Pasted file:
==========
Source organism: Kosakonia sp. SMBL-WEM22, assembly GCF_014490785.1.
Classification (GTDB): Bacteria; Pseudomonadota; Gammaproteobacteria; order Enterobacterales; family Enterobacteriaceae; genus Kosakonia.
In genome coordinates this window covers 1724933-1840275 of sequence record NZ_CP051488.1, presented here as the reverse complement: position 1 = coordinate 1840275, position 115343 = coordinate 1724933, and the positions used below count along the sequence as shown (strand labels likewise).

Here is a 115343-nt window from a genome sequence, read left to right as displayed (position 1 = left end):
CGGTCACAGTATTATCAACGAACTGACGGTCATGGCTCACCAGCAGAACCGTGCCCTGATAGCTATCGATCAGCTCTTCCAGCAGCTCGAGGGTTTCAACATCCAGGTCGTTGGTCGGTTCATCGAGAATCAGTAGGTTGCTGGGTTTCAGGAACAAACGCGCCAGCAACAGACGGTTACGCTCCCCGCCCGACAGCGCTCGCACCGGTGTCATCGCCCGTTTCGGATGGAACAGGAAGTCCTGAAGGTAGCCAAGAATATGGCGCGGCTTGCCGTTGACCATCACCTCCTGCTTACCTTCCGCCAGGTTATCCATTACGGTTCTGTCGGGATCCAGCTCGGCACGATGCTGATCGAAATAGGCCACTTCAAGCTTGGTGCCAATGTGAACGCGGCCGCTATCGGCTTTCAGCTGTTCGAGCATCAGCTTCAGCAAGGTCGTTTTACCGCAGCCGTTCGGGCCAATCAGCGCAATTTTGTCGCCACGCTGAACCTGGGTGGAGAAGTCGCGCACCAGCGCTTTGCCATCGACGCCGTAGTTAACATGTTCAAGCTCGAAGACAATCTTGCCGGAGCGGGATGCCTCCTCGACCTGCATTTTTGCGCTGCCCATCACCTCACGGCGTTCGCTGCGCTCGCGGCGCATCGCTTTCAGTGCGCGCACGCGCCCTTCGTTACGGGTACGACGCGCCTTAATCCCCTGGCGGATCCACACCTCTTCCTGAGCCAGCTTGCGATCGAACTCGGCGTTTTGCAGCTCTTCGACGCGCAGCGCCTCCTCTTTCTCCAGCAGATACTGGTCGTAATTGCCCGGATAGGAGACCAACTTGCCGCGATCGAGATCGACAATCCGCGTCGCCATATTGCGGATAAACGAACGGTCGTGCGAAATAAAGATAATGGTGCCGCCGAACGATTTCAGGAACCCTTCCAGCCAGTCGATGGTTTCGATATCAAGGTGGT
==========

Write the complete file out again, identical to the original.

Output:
Source organism: Kosakonia sp. SMBL-WEM22, assembly GCF_014490785.1.
Classification (GTDB): Bacteria; Pseudomonadota; Gammaproteobacteria; order Enterobacterales; family Enterobacteriaceae; genus Kosakonia.
In genome coordinates this window covers 1724933-1840275 of sequence record NZ_CP051488.1, presented here as the reverse complement: position 1 = coordinate 1840275, position 115343 = coordinate 1724933, and the positions used below count along the sequence as shown (strand labels likewise).

Here is a 115343-nt window from a genome sequence, read left to right as displayed (position 1 = left end):
CGGTCACAGTATTATCAACGAACTGACGGTCATGGCTCACCAGCAGAACCGTGCCCTGATAGCTATCGATCAGCTCTTCCAGCAGCTCGAGGGTTTCAACATCCAGGTCGTTGGTCGGTTCATCGAGAATCAGTAGGTTGCTGGGTTTCAGGAACAAACGCGCCAGCAACAGACGGTTACGCTCCCCGCCCGACAGCGCTCGCACCGGTGTCATCGCCCGTTTCGGATGGAACAGGAAGTCCTGAAGGTAGCCAAGAATATGGCGCGGCTTGCCGTTGACCATCACCTCCTGCTTACCTTCCGCCAGGTTATCCATTACGGTTCTGTCGGGATCCAGCTCGGCACGATGCTGATCGAAATAGGCCACTTCAAGCTTGGTGCCAATGTGAACGCGGCCGCTATCGGCTTTCAGCTGTTCGAGCATCAGCTTCAGCAAGGTCGTTTTACCGCAGCCGTTCGGGCCAATCAGCGCAATTTTGTCGCCACGCTGAACCTGGGTGGAGAAGTCGCGCACCAGCGCTTTGCCATCGACGCCGTAGTTAACATGTTCAAGCTCGAAGACAATCTTGCCGGAGCGGGATGCCTCCTCGACCTGCATTTTTGCGCTGCCCATCACCTCACGGCGTTCGCTGCGCTCGCGGCGCATCGCTTTCAGTGCGCGCACGCGCCCTTCGTTACGGGTACGACGCGCCTTAATCCCCTGGCGGATCCACACCTCTTCCTGAGCCAGCTTGCGATCGAACTCGGCGTTTTGCAGCTCTTCGACGCGCAGCGCCTCCTCTTTCTCCAGCAGATACTGGTCGTAATTGCCCGGATAGGAGACCAACTTGCCGCGATCGAGATCGACAATCCGCGTCGCCATATTGCGGATAAACGAACGGTCGTGCGAAATAAAGATAATGGTGCCGCCGAACGATTTCAGGAACCCTTCCAGCCAGTCGATGGTTTCGATATCAAGGTGGT